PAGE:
Building Microsoft ASP.NET Applications for Mobile Devices, Second Edition [Electronic resources] نسخه متنی

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Building Microsoft ASP.NET Applications for Mobile Devices, Second Edition [Electronic resources] - نسخه متنی

Andy Wigley; Peter Roxburgh

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Chapter 9: Customizing with Property Overrides and Templates

In this chapter, you'll learn how to customize your applications for a particular client device and how to customize the Form and Panel controls using templates. You'll use property overrides to set control properties that apply to a specific subset of client devices. You'll use the template features of the Form and Panel controls to override the default rendering of these controls, which allows you to include device-specific markup in the content sent to the client. These features give you great flexibility in the way you present your mobile Web Forms controls on specific mobile devices.


Customization Overview


Property overrides and templates are both techniques for customizing your application for different mobile devices. You apply either of these customization techniques to a mobile control in an .aspx page using a section of server control syntax called a DeviceSpecific/Choice construct. This construct allows you to identify particular client devices or particular groups of client devices. For example, the following server control syntax is for a Label control, which has a DeviceSpecific/Choice construct which identifies HTML browsers:

    <mobile:Label id="Label1" runat="server"
Text="Default text">
<DeviceSpecific>
<Choice Filter="isHTML32"
Text="Text for selected devices" >
</Choice>
</DeviceSpecific>
</mobile:Label>

The Filter="isHTML32" attribute applies a Device Filter. This device filter is called isHTML32 and identifies client devices that have HTML 3.2 browsers. For those devices identified by Choice device filters, the contents of the <Choice>…</Choice> elements are applied, which might be a Property Override or a Template. In the example just shown, the <Choice> element applies a property override for the Text property of the Label.

We'll look at how you define device filters first in this chapter. Before we do that, let's take a high-level overview of Property Overrides and Templates to see how and when they would be used.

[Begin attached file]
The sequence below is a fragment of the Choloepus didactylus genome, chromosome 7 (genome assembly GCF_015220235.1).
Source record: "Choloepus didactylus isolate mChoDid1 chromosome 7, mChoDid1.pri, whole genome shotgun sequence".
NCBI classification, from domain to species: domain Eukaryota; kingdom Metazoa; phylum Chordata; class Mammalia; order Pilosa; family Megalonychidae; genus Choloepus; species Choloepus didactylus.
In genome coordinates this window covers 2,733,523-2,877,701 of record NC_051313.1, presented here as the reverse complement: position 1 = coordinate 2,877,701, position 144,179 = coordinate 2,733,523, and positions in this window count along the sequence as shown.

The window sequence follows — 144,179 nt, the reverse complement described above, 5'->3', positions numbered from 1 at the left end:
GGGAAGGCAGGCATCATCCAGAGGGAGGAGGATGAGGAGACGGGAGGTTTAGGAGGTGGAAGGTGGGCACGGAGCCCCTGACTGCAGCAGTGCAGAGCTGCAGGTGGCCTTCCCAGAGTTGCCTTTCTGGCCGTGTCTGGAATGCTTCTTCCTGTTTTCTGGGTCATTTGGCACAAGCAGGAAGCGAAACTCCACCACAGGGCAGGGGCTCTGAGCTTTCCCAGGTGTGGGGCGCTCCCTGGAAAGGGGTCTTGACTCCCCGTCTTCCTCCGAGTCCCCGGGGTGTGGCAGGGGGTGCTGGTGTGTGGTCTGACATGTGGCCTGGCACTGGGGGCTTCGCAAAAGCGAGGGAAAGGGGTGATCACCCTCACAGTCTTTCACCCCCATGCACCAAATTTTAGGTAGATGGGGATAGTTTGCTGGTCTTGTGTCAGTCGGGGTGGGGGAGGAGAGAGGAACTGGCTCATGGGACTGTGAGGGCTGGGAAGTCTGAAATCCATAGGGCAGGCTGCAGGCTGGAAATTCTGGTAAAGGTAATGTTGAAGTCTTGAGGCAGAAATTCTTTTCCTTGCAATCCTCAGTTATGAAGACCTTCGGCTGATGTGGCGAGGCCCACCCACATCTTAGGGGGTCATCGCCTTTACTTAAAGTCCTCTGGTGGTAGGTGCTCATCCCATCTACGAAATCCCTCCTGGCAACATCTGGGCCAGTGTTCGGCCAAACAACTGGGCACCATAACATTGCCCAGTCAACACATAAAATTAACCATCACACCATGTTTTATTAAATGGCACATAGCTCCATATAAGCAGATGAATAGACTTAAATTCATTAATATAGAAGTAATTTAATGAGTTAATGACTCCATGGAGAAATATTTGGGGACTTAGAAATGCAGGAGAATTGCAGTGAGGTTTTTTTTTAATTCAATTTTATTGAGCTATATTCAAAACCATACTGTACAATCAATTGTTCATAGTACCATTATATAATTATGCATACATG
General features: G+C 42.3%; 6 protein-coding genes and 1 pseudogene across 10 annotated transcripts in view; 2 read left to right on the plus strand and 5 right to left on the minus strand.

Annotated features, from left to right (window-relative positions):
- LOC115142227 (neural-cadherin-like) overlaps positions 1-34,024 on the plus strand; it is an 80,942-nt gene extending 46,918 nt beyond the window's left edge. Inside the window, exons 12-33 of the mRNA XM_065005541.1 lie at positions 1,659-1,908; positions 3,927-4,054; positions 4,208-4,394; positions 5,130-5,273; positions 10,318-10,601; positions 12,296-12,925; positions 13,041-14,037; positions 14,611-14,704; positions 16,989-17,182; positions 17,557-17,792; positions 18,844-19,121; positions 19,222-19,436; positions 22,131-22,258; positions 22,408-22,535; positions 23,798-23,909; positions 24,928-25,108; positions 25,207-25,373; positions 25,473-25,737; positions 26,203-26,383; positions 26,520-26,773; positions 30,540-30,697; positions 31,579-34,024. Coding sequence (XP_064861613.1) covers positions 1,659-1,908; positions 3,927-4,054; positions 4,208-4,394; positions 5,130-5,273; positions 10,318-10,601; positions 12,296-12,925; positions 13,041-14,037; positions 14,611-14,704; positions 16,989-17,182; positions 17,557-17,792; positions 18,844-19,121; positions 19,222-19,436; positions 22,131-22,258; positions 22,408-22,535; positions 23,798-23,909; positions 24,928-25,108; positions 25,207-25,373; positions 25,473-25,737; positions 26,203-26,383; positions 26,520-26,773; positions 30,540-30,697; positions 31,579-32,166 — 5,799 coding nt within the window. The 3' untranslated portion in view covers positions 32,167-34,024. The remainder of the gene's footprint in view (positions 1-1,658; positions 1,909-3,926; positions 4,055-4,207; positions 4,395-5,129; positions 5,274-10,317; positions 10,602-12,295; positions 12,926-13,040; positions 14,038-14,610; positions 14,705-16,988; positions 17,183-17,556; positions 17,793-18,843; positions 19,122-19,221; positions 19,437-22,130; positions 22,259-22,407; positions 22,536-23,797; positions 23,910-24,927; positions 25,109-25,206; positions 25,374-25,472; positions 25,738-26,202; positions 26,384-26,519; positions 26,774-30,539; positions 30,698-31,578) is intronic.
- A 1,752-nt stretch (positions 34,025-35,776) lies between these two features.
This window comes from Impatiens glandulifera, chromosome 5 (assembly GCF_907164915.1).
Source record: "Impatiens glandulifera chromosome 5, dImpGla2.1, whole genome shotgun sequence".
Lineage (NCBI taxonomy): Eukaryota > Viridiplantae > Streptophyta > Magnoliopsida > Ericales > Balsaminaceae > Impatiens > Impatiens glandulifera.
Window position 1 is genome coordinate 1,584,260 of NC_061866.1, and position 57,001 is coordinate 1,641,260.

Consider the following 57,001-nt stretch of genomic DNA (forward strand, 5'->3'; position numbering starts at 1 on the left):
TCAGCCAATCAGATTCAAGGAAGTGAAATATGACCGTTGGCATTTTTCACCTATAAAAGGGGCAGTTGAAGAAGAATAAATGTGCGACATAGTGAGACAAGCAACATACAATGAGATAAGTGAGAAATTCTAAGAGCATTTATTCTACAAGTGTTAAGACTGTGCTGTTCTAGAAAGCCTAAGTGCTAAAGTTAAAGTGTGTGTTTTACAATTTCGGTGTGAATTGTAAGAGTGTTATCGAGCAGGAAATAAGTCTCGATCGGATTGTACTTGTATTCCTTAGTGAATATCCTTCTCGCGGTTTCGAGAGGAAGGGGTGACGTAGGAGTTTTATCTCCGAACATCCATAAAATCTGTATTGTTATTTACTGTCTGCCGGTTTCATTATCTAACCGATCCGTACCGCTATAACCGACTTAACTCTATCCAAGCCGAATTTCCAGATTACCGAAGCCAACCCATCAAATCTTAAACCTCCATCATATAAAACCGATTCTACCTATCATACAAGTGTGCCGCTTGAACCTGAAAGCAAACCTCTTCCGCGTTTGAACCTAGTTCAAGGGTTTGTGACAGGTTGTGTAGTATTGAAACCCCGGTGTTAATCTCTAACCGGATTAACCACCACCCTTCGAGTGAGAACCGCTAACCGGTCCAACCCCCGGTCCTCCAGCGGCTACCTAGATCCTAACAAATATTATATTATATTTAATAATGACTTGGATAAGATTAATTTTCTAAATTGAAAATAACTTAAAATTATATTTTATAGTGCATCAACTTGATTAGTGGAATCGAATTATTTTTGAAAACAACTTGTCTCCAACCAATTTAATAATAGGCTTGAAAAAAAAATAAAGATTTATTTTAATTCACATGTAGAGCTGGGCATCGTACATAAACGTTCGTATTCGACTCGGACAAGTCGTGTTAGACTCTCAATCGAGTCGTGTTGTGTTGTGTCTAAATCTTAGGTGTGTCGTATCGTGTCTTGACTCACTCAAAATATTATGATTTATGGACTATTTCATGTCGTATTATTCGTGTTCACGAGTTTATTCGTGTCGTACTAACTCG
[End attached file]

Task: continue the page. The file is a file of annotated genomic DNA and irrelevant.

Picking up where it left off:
Property Overrides


By design, the Microsoft ASP.NET mobile controls allow you to develop applications for a broad range of mobile devices. These devices share the characteristics of being small, portable, and able to connect to the Internet. Despite their similarities, however, these devices can also differ substantially. For instance, color support, screen display size, input capabilities, and markup language support can differ widely among mobile clients. Applications you develop using the ASP.NET mobile controls operate on all supported mobile devices, and the properties you set on any mobile control apply to all those devices. However, you'll sometimes want to override the default rendering of your application on a particular device. A typical example is that you might show shorter strings on mobile devices that have smaller display areas and longer strings on other devices. Property Overrides is a technique that allows you to set properties of mobile controls to different values on different devices.


Templates


The Form, Panel, List, and ObjectList mobile controls are templated controls. Templates are the most powerful tool you have for customizing the appearance and/or content of your application. The Form and Panel controls allow you to define items such as a header or footer within the template. This content is then inserted into the rendered page and displayed at the top (the header) and the bottom (the footer) of each display page. In the case of the List and ObjectList controls, templates allow you to completely override the appearance of the control's content. (We focus on the Form and Panel controls in this chapter and examine List and ObjectList templates in Chapter 10.) The template can contain ASP.NET controls or literal text. The literal text is inserted into the rendered page sent to the client; this literal text you write could be the markup that the client browser understands. An example of the application of this technique is to use the Form control templates to inject HTML markup into the response sent to HTML clients which formats the page as an HTML table, taking advantage of all the inherent formatting flexibility of HTML.

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